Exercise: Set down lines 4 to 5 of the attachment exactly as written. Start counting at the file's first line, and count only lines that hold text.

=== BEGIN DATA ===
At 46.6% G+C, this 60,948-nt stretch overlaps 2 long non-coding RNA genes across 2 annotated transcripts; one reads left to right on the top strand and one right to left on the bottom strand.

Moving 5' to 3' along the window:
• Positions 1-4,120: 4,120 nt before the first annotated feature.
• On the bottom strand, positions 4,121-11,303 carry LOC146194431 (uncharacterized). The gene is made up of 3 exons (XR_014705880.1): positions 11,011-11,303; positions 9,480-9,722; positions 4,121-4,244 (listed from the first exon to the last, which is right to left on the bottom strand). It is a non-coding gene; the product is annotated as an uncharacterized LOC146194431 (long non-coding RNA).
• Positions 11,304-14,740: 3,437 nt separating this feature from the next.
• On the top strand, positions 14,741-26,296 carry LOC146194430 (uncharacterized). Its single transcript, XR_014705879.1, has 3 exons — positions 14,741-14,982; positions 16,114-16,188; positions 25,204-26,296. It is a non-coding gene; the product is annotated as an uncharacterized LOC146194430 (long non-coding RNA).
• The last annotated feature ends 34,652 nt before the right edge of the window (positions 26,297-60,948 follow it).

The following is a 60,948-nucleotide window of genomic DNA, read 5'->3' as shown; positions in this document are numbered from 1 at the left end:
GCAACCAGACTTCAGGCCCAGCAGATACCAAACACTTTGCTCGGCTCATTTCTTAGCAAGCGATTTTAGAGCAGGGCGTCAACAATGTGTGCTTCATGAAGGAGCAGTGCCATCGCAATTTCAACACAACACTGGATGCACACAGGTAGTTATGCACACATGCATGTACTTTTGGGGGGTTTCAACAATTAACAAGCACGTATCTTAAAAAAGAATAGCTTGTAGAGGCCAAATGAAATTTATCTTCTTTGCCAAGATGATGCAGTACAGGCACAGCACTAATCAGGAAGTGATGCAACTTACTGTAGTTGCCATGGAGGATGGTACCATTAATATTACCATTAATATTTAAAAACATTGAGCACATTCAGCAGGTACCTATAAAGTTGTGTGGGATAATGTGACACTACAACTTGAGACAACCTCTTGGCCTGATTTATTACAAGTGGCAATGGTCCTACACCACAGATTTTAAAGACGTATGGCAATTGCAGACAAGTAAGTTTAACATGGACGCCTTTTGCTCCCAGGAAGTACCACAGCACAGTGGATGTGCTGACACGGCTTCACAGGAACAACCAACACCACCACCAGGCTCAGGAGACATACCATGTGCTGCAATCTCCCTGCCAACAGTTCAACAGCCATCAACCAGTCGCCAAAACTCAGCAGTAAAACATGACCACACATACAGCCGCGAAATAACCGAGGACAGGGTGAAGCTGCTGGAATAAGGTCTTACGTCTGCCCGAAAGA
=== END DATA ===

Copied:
• On the bottom strand, positions 4,121-11,303 carry LOC146194431 (uncharacterized). The gene is made up of 3 exons (XR_014705880.1): positions 11,011-11,303; positions 9,480-9,722; positions 4,121-4,244 (listed from the first exon to the last, which is right to left on the bottom strand). It is a non-coding gene; the product is annotated as an uncharacterized LOC146194431 (long non-coding RNA).
• Positions 11,304-14,740: 3,437 nt separating this feature from the next.